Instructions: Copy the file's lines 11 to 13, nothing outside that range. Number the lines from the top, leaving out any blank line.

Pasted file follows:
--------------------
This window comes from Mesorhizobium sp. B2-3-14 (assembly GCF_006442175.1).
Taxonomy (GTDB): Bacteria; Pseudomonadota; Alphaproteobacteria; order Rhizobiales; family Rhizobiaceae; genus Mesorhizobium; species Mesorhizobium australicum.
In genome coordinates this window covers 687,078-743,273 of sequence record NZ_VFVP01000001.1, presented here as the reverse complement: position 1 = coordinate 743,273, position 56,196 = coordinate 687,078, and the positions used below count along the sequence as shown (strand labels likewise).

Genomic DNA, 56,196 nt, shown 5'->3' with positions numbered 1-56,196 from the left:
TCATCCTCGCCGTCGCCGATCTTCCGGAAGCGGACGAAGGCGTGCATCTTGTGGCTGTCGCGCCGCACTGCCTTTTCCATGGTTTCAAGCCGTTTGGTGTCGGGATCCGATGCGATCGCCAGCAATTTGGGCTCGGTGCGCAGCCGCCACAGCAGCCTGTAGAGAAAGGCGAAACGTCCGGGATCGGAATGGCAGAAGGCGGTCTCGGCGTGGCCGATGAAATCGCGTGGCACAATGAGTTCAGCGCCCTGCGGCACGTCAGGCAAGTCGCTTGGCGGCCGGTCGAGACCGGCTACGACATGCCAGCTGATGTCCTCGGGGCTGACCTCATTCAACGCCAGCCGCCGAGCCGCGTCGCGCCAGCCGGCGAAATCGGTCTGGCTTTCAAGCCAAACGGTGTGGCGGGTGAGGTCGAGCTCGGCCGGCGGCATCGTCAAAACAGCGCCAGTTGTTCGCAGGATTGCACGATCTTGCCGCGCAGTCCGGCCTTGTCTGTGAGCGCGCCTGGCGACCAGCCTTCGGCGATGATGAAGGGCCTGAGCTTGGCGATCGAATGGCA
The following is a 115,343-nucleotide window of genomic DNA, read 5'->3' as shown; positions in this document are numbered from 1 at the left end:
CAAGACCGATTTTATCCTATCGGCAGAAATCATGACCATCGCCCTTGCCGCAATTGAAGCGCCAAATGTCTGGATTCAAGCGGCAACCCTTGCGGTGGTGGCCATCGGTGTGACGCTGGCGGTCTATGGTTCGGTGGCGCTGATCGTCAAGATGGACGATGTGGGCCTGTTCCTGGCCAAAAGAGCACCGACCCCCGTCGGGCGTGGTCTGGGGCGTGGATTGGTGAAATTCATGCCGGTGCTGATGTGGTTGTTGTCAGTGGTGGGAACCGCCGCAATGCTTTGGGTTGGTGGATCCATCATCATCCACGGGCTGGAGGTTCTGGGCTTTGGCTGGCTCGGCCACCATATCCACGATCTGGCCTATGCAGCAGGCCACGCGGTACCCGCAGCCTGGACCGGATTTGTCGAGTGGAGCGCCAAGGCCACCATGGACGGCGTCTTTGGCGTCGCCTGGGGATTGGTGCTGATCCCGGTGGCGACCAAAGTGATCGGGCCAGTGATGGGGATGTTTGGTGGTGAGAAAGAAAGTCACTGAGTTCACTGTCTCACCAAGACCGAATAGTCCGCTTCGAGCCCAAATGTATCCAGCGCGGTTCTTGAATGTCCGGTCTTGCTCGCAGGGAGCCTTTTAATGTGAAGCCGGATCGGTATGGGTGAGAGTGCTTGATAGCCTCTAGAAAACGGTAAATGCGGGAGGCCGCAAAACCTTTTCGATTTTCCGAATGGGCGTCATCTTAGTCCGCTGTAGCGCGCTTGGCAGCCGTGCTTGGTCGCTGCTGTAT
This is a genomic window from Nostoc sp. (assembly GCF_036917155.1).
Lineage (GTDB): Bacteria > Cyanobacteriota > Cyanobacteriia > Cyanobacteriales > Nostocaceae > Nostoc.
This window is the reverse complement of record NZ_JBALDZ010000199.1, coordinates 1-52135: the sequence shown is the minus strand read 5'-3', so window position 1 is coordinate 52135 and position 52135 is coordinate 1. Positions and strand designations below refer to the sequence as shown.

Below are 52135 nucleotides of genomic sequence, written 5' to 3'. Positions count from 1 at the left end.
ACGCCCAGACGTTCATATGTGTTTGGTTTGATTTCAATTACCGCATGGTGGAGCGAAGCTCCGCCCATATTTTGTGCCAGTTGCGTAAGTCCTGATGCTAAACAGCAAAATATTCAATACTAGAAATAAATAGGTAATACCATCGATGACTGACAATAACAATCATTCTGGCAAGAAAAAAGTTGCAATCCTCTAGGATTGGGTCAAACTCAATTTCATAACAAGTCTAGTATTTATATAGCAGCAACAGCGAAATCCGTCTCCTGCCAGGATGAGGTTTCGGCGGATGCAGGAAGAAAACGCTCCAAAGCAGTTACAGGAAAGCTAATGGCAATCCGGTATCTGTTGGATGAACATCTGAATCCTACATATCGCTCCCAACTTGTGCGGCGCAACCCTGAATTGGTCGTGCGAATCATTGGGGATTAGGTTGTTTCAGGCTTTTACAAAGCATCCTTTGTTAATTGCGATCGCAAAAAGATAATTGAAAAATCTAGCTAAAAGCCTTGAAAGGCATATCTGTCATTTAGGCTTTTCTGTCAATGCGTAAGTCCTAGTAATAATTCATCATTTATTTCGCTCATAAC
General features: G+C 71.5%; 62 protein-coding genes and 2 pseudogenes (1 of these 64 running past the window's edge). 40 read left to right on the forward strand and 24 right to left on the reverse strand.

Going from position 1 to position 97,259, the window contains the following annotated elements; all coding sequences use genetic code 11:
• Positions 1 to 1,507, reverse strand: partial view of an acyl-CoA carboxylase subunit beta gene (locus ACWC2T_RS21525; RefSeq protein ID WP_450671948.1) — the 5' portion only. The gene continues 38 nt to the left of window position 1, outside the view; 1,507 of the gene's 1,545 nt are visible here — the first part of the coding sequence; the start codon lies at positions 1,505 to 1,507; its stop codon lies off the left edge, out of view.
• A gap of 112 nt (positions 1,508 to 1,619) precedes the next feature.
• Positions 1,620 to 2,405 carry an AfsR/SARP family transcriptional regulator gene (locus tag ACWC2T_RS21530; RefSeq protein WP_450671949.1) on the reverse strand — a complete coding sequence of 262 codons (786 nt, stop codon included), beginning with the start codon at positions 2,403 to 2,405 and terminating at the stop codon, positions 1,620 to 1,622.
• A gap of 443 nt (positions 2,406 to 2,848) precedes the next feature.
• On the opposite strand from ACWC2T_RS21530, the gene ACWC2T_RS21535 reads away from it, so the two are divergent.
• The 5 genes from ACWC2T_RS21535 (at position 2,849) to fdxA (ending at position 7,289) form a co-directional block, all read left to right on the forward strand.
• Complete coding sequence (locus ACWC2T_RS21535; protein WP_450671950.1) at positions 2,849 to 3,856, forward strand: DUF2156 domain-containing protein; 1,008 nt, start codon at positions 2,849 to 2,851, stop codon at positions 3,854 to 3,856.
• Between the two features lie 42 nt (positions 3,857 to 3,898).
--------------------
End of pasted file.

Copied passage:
Below are 52135 nucleotides of genomic sequence, written 5' to 3'. Positions count from 1 at the left end.
ACGCCCAGACGTTCATATGTGTTTGGTTTGATTTCAATTACCGCATGGTGGAGCGAAGCTCCGCCCATATTTTGTGCCAGTTGCGTAAGTCCTGATGCTAAACAGCAAAATATTCAATACTAGAAATAAATAGGTAATACCATCGATGACTGACAATAACAATCATTCTGGCAAGAAAAAAGTTGCAATCCTCTAGGATTGGGTCAAACTCAATTTCATAACAAGTCTAGTATTTATATAGCAGCAACAGCGAAATCCGTCTCCTGCCAGGATGAGGTTTCGGCGGATGCAGGAAGAAAACGCTCCAAAGCAGTTACAGGAAAGCTAATGGCAATCCGGTATCTGTTGGATGAACATCTGAATCCTACATATCGCTCCCAACTTGTGCGGCGCAACCCTGAATTGGTCGTGCGAATCATTGGGGATTAGGTTGTTTCAGGCTTTTACAAAGCATCCTTTGTTAATTGCGATCGCAAAAAGATAATTGAAAAATCTAGCTAAAAGCCTTGAAAGGCATATCTGTCATTTAGGCTTTTCTGTCAATGCGTAAGTCCTAGTAATAATTCATCATTTATTTCGCTCATAAC
General features: G+C 71.5%; 62 protein-coding genes and 2 pseudogenes (1 of these 64 running past the window's edge). 40 read left to right on the forward strand and 24 right to left on the reverse strand.